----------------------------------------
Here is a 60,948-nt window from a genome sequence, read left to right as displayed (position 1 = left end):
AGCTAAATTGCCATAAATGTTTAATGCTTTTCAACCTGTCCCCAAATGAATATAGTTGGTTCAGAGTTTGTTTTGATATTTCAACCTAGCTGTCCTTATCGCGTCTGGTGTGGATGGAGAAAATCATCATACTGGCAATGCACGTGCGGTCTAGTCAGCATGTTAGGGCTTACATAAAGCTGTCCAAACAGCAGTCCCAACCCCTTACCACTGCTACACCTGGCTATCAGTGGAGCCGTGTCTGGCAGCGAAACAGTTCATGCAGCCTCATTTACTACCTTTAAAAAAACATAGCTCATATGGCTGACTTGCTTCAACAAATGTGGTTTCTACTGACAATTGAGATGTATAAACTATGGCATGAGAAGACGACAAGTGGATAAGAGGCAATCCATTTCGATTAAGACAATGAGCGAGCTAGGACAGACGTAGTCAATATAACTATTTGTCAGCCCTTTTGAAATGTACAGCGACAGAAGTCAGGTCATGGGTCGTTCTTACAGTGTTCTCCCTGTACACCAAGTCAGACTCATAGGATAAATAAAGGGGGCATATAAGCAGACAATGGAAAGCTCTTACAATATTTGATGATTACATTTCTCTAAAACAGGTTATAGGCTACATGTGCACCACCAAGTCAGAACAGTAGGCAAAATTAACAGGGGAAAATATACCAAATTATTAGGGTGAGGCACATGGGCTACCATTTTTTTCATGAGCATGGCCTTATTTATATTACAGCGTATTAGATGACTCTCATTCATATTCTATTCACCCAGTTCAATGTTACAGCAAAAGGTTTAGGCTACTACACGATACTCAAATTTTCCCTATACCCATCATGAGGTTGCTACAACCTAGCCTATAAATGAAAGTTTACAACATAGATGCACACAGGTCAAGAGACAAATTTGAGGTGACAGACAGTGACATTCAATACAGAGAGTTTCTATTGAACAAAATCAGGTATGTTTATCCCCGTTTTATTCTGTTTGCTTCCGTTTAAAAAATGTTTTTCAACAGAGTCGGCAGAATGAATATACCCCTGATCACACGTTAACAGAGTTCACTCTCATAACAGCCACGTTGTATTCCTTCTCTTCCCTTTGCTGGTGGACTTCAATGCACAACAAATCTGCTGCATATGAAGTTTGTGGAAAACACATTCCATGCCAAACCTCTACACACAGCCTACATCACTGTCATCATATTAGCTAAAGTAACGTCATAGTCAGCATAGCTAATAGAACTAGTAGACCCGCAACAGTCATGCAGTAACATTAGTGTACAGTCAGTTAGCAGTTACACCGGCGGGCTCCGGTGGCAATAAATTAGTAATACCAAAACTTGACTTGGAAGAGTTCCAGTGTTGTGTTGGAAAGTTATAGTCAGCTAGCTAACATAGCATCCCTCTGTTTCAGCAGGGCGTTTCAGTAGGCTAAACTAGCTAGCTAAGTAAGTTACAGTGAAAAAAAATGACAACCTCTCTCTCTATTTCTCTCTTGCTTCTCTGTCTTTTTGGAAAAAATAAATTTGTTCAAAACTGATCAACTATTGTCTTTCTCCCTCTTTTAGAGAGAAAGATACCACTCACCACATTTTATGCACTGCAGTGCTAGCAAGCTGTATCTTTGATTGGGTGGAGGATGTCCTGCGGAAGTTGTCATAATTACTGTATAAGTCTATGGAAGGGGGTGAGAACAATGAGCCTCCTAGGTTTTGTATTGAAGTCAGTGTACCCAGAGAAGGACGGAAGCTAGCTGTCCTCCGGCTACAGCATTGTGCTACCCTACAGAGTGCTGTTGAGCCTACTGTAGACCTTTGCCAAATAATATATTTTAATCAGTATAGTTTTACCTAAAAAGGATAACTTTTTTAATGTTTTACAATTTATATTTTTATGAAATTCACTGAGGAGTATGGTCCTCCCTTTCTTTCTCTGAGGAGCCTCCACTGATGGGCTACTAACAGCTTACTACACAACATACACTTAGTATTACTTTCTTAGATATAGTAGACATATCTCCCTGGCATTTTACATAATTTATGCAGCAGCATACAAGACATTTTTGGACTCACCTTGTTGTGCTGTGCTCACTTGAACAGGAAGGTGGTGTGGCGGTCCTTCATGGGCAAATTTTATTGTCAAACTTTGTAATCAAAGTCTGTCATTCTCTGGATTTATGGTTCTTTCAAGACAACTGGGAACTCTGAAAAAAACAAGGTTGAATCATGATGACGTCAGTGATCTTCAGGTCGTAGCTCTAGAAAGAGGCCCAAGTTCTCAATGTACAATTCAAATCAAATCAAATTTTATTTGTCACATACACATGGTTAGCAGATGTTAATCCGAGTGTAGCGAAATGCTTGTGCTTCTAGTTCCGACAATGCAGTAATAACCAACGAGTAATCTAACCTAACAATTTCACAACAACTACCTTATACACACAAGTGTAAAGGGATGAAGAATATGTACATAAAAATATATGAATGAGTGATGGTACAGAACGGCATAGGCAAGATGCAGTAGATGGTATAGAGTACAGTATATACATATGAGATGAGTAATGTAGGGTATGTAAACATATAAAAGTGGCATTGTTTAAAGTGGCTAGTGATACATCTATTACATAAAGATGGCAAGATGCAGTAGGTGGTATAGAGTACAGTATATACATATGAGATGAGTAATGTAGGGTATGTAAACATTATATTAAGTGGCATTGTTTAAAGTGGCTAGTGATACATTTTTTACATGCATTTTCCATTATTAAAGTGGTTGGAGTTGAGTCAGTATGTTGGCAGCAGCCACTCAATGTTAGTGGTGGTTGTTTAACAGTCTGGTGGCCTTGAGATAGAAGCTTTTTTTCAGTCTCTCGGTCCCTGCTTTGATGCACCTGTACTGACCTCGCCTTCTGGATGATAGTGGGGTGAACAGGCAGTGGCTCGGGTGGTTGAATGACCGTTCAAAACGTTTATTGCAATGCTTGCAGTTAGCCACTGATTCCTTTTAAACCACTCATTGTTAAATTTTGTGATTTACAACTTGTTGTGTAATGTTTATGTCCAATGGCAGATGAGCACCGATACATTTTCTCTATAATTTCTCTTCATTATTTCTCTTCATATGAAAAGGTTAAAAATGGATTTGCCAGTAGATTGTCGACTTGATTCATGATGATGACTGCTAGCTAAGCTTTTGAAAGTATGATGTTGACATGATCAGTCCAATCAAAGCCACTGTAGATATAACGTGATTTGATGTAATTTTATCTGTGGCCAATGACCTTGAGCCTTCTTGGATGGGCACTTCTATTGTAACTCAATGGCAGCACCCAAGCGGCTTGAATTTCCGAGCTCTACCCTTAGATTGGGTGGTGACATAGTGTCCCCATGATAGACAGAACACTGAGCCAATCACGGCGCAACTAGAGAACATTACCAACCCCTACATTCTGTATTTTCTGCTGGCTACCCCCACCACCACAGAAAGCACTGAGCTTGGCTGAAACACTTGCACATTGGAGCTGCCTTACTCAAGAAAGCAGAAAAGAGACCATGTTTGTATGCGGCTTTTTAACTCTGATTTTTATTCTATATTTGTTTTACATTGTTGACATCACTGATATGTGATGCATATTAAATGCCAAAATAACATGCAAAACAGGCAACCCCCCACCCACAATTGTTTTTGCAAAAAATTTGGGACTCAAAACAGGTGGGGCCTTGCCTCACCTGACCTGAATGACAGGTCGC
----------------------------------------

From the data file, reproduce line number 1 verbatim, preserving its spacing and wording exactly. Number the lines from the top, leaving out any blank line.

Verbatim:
Here is a 60,948-nt window from a genome sequence, read left to right as displayed (position 1 = left end):